To mark Pain Awareness Week 2019, Federal Health Minister Greg Hunt launched Talking About Pain: Language Guidelines for Chronic Pain. We have received a lot of consumer and media interest in the Guidelines, including the often-asked question: Why do we need language guidelines? What makes chronic pain so different that we need to consider the language, the words that we use?
Over the years we have spoken to hundreds of consumers. They share their individual journeys of living with chronic pain, but each time a similar pattern emerges. A pattern of initial disbelief and ignorance. A long journey to get a diagnosis. An even longer journey to seek appropriate pain relief. The stigma they face when their ‘invisible’ pain cannot be encompassed in words. Nearly everyone talks about that time when a friend, a doctor, a colleague or a family member may have casually ignored their pain and trivialised their lived experience. And they talk about the serious and legitimate impact this has had on their own perception of chronic pain.
Chronic pain is a chronic condition, one that 3.24 million Australians live with every day. To put that in perspective, 1.2 million Australians live with diabetes. Diabetes too is an invisible condition, but we do not question a person’s diagnosis of diabetes. We do not ask why they need medication to manage it, why they to visit a physiotherapist, or an OT, or a podiatrist. We support diabetics in our community, we have embraced the public health message and done what we can to support the millions of Australians who are able to study, work, and retain a good quality of life despite living with a long-term chronic condition.
People living with chronic pain still face stigma and isolation every single day. From the workplace that refuses to accommodate the standing desk that a person with low back pain may need, to the family member who remarks “surely it can’t be that bad if you can still walk”, to the doctor who says, "nothing on your scan warrants the amount of pain you are feeling so I'd like you to see a psychologist".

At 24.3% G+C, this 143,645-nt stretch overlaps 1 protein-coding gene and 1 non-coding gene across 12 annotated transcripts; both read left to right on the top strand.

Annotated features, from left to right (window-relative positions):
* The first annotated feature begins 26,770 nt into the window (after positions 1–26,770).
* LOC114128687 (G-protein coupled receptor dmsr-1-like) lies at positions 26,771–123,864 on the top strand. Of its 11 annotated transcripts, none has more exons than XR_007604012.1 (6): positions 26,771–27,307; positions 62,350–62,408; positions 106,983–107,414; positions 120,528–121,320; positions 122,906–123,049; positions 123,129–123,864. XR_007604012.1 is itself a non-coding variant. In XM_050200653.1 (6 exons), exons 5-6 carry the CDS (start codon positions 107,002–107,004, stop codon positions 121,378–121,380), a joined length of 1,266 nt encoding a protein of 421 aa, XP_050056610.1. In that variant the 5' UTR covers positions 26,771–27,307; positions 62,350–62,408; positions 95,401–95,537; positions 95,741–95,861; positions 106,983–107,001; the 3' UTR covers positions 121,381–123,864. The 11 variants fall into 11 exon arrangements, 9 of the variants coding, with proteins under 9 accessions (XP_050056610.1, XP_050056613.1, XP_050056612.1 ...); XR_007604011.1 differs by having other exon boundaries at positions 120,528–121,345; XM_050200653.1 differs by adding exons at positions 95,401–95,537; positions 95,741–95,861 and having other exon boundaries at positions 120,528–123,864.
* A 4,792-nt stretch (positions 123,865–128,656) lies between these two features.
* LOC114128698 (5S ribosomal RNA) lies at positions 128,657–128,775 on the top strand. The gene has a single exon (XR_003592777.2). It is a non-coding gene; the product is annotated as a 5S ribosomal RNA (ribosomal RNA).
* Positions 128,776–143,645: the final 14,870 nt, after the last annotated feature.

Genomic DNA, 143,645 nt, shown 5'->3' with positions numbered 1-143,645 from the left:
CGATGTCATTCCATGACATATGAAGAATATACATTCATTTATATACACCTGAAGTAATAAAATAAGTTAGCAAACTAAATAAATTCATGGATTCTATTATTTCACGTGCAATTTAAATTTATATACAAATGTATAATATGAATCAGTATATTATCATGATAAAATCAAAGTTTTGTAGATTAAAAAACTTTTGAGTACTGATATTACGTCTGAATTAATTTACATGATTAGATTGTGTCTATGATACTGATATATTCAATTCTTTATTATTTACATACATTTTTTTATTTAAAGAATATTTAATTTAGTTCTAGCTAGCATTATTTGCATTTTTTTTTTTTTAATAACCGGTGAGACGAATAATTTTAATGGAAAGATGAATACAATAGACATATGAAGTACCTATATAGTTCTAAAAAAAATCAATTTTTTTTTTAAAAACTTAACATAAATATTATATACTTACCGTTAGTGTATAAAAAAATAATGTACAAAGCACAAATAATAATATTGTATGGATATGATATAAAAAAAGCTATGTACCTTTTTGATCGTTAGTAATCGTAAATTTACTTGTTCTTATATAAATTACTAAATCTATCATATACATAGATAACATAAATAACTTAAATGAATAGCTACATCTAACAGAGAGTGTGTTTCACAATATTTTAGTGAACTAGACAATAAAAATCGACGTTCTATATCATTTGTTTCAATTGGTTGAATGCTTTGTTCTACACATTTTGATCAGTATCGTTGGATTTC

A casual misuse of words or the use of words with negative connotations when talking about chronic pain in everyday conversations can have a profound impact on the person with chronic pain, as well as on their family and friends. It can also influence how others think about chronic pain and increase the likelihood of a person with chronic pain experiencing stigma or discrimination.
This is why the Language Guidelines emphasise appropriate language that is accurate, respectful, inclusive and empowering. It promotes use of language that recognises that chronic pain is not the defining aspect for anyone’s life. It reminds everyone to be mindful of not reinforcing stereotypes or myths about chronic pain.
Talking About Pain was developed through broad consultation with Painaustralia’s members and guided by our consumer networks as well as our Consumer Advisory Group who provided extensive input.
It is one small step towards an Australia that recognises the millions of people that live with chronic pain, stops stigmatising and isolating them and instead embraces and supports them.